These film projects mainly follow you into the backcountry. What is it about skiing off-piste that excites you so much?

It’s the nature, the mountains and the peace. Not skiing among crowds and going in search of beautiful mountains to ski down. Optimally, in deep snow, of course!

One of the projects you were recently involved in, Vanishing Lines, came out last winter and is about more than just skiing. Can you tell us more about that?

Yes, that was a great film project and I was happy to be a part of it. The idea came from Mitch Tölderer, an Innsbruck snowboarder who is experiencing first-hand the change that is happening here in the mountains of the Tyrol. The film is about protecting the last wild nature. This is told with the example of the plans that existed for the merger of the Pitztal and Ötztal glaciers. Thank God I can say ‘existed’, because these plans are now no longer on the table due to citizens’ initiatives and petitions.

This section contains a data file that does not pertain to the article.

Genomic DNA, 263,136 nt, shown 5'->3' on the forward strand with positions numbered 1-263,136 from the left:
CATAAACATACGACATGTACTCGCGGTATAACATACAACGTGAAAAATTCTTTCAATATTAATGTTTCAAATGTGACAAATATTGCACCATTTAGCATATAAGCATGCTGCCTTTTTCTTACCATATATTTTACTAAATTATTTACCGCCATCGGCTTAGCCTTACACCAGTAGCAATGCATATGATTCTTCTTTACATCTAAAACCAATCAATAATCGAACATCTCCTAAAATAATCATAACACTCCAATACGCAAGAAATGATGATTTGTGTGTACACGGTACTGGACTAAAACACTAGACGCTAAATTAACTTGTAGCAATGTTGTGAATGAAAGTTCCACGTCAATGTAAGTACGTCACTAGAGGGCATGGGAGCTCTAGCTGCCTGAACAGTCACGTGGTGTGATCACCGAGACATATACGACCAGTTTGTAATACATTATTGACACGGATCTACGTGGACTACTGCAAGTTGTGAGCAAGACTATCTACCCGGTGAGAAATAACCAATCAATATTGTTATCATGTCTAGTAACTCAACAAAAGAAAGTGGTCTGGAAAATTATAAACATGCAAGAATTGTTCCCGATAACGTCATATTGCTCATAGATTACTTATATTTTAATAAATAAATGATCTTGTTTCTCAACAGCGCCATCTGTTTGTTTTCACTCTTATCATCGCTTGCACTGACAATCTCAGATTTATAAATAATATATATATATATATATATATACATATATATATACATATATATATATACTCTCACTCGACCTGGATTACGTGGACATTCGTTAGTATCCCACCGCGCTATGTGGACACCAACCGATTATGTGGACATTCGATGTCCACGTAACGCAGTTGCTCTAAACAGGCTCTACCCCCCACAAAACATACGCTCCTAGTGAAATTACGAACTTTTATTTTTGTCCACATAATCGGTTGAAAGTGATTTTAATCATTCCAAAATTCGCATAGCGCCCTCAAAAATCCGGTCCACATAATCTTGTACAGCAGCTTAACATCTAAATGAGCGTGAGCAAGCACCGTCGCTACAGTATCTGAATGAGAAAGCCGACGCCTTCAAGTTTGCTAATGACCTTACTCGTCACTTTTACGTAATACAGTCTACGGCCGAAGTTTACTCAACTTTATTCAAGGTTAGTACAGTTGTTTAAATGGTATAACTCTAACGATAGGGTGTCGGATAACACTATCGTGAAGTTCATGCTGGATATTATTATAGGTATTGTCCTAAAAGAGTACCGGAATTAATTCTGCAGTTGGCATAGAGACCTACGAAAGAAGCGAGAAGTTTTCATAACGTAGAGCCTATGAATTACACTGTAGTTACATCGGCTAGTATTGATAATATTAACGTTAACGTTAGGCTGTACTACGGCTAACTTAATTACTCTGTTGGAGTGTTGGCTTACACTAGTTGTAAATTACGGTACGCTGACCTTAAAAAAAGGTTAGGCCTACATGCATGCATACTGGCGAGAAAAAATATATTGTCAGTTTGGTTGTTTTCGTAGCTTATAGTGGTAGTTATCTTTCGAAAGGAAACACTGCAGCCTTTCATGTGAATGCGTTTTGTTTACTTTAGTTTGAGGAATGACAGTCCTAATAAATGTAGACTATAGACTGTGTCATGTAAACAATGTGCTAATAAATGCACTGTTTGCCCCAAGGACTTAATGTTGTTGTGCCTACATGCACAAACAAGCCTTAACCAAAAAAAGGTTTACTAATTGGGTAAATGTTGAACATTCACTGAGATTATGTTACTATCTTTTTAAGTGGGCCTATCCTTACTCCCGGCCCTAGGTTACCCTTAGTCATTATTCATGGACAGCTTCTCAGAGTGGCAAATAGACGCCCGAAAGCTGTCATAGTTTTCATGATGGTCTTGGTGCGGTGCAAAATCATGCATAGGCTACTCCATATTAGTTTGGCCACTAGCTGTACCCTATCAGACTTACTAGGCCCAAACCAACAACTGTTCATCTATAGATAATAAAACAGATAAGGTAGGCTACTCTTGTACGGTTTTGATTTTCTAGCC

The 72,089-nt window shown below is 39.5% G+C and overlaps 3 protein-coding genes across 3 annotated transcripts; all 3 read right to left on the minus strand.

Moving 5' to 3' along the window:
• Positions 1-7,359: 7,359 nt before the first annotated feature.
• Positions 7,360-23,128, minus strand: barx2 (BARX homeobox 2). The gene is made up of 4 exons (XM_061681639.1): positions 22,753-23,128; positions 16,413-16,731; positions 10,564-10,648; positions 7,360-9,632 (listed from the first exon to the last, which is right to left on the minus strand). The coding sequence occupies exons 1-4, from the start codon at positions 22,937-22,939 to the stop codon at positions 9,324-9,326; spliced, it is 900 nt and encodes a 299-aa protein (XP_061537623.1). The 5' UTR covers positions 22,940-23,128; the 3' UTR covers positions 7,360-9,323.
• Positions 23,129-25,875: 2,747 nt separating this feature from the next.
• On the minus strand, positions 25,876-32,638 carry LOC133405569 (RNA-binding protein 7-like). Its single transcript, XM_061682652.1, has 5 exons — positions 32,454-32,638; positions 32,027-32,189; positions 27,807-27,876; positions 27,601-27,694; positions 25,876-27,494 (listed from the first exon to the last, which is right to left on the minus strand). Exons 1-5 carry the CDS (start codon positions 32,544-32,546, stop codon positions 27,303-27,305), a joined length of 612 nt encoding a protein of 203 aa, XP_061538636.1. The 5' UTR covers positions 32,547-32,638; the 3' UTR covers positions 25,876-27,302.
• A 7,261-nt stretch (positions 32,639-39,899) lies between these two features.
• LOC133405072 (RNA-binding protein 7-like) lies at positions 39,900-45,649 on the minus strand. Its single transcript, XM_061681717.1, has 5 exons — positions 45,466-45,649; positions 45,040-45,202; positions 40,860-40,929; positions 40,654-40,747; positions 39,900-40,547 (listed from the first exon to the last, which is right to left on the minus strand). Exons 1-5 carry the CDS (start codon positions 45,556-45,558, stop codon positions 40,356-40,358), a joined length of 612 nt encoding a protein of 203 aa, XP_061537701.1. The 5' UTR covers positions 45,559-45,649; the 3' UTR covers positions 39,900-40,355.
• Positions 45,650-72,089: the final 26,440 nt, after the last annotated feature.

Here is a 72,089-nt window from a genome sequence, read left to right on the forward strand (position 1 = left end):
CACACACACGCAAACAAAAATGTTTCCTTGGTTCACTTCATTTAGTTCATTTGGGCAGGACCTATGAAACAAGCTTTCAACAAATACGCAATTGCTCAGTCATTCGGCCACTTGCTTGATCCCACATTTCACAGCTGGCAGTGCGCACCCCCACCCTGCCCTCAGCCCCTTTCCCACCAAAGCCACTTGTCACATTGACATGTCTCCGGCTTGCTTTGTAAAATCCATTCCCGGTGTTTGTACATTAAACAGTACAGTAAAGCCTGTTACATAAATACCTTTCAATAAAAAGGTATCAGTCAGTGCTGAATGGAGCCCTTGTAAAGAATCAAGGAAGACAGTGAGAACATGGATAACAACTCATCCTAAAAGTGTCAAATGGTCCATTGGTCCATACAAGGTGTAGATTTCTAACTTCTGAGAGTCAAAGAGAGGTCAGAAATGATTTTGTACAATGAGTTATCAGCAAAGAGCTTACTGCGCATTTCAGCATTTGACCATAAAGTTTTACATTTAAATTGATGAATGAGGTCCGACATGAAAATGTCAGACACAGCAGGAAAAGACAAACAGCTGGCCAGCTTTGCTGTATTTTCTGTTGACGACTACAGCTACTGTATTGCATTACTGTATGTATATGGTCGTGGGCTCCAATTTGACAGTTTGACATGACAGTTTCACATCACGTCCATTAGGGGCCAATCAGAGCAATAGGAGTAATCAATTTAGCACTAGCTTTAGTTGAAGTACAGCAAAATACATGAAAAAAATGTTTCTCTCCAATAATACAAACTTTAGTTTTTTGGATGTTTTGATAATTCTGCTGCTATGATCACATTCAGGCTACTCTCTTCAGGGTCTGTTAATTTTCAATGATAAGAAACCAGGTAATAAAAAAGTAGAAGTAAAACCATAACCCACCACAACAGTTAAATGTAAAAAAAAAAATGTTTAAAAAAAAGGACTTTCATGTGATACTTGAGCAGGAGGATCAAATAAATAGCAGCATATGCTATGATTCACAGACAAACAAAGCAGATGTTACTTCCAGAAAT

How is this portrayed in the film?

You see frightening images of large construction sites in wild natural areas, contrasted with beautiful shots of Mitch skiing a gully in the Karwendel, and me having great ski runs in the Kalkkögeln. Glaciers are highly sensitive and beautiful ecosystems and great water reservoirs. That’s why it’s important to protect them.

So do you think we should stop using lifts for skiing altogether?

No, I don’t think so. I think it’s really great the opportunities we have in ski resorts. They bring people to the mountains and make them accessible to many. People see the beauty of the nature of the high alpine landscapes and I think that’s an opportunity to actively involve these people in conservation. I’m just in favour of responsibly improving what’s already there, and not building more and more [lifts]. After all, we have enough kilometres of slopes. I do think we should try to support the small ski resorts as much as we can, and not just go skiing in the bigger, more famous areas.